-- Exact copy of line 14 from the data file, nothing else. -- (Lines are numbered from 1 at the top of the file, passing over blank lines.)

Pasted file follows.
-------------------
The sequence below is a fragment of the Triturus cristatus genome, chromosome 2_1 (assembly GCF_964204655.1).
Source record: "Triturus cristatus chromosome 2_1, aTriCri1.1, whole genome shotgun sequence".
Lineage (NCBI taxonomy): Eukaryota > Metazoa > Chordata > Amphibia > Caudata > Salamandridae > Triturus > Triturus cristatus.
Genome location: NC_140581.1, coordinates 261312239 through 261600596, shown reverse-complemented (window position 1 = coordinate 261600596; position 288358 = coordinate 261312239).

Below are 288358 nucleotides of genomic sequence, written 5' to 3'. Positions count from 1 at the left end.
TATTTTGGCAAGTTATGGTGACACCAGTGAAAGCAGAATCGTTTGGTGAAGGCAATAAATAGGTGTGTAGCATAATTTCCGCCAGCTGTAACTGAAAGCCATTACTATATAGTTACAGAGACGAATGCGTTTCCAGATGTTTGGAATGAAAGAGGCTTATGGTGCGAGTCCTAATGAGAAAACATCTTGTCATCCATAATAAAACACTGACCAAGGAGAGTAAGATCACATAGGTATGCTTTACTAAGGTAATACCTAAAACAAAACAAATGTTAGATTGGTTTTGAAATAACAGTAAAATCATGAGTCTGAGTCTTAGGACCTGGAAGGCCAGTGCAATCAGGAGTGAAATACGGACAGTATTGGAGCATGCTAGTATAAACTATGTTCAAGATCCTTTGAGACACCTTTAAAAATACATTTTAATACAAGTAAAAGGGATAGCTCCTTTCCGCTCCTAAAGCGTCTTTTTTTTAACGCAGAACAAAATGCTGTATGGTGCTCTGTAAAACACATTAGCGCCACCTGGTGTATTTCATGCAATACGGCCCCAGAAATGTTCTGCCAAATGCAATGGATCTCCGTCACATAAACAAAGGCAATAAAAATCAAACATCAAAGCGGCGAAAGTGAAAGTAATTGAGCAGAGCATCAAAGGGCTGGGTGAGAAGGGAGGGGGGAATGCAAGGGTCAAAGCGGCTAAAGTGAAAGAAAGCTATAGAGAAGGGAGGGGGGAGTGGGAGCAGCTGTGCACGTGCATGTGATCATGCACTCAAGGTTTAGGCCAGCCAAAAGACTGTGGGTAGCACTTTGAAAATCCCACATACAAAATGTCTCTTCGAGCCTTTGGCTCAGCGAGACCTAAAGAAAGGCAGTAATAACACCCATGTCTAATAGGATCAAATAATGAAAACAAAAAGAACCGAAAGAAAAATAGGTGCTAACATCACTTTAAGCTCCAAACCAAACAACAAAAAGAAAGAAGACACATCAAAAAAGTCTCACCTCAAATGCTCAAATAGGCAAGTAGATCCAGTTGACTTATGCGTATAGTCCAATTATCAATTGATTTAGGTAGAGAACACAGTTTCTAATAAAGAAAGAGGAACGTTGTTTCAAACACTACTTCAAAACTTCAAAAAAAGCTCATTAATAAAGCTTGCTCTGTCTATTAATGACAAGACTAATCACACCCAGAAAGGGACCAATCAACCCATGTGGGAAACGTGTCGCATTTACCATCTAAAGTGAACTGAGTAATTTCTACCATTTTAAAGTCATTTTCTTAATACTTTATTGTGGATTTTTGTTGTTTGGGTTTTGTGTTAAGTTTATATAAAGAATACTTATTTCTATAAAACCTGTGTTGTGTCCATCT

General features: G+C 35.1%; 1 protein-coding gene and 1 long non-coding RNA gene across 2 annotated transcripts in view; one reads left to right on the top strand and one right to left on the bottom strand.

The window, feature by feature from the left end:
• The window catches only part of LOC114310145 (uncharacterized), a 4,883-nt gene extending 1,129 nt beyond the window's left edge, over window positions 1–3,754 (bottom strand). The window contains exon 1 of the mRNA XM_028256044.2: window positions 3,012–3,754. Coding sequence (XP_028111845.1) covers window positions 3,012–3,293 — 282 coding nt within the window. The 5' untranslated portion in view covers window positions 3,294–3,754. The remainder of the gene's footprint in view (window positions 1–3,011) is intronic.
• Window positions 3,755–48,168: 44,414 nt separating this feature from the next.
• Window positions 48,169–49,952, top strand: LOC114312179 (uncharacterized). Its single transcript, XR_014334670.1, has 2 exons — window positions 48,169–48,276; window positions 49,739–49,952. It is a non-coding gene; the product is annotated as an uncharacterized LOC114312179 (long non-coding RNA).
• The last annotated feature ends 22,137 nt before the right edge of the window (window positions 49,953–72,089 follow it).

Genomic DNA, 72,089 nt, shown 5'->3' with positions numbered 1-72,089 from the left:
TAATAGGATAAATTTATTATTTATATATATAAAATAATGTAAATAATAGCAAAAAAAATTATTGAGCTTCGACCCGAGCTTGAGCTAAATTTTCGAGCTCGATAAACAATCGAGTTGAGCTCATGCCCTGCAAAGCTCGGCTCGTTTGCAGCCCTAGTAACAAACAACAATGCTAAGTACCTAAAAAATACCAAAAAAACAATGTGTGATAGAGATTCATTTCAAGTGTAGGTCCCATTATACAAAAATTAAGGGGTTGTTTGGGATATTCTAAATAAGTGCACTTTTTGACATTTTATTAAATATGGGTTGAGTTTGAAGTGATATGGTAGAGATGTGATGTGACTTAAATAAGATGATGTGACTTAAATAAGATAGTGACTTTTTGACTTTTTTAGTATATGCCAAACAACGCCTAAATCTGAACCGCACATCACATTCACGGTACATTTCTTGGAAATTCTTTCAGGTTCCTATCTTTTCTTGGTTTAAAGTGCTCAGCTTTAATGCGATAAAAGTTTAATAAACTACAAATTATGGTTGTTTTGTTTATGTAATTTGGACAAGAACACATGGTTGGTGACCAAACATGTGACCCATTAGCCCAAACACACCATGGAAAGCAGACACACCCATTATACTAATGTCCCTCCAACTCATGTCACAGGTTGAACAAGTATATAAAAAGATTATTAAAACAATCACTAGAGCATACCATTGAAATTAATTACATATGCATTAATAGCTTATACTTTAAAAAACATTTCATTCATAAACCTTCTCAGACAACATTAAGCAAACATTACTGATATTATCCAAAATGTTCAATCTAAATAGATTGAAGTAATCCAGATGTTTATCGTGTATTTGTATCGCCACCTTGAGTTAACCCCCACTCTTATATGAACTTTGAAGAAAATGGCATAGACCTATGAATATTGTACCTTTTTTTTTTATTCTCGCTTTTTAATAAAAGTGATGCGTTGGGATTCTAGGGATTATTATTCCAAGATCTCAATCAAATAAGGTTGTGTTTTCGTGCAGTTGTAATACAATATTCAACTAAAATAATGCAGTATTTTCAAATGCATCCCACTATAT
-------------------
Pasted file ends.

TAATAGGATAAATTTATTATTTATATATATAAAATAATGTAAATAATAGCAAAAAAAATTATTGAGCTTCGACCCGAGCTTGAGCTAAATTTTCGAGCTCGATAAACAATCGAGTTGAGCTCATGCCCTGCAAAGCTCGGCTCGTTTGCAGCCCTAGTAACAAACAACAATGCTAAGTACCTAAAAAATACCAAAAAAACAATGTGTGATAGAGATTCATTTCAAGTGTAGGTCCCATTATACAAAAATTAAGGGGTTGTTTGGGATATTCTAAATAAGTGCACTTTTTGACATTTTATTAAATATGGGTTGAGTTTGAAGTGATATGGTAGAGATGTGATGTGACTTAAATAAGATGATGTGACTTAAATAAGATAGTGACTTTTTGACTTTTTTAGTATATGCCAAACAACGCCTAAATCTGAACCGCACATCACATTCACGGTACATTTCTTGGAAATTCTTTCAGGTTCCTATCTTTTCTTGGTTTAAAGTGCTCAGCTTTAATGCGATAAAAGTTTAATAAACTACAAATTATGGTTGTTTTGTTTATGTAATTTGGACAAGAACACATGGTTGGTGACCAAACATGTGACCCATTAGCCCAAACACACCATGGAAAGCAGACACACCCATTATACTAATGTCCCTCCAACTCATGTCACAGGTTGAACAAGTATATAAAAAGATTATTAAAACAATCACTAGAGCATACCATTGAAATTAATTACATATGCATTAATAGCTTATACTTTAAAAAACATTTCATTCATAAACCTTCTCAGACAACATTAAGCAAACATTACTGATATTATCCAAAATGTTCAATCTAAATAGATTGAAGTAATCCAGATGTTTATCGTGTATTTGTATCGCCACCTTGAGTTAACCCCCACTCTTATATGAACTTTGAAGAAAATGGCATAGACCTATGAATATTGTACCTTTTTTTTTTATTCTCGCTTTTTAATAAAAGTGATGCGTTGGGATTCTAGGGATTATTATTCCAAGATCTCAATCAAATAAGGTTGTGTTTTCGTGCAGTTGTAATACAATATTCAACTAAAATAATGCAGTATTTTCAAATGCATCCCACTATAT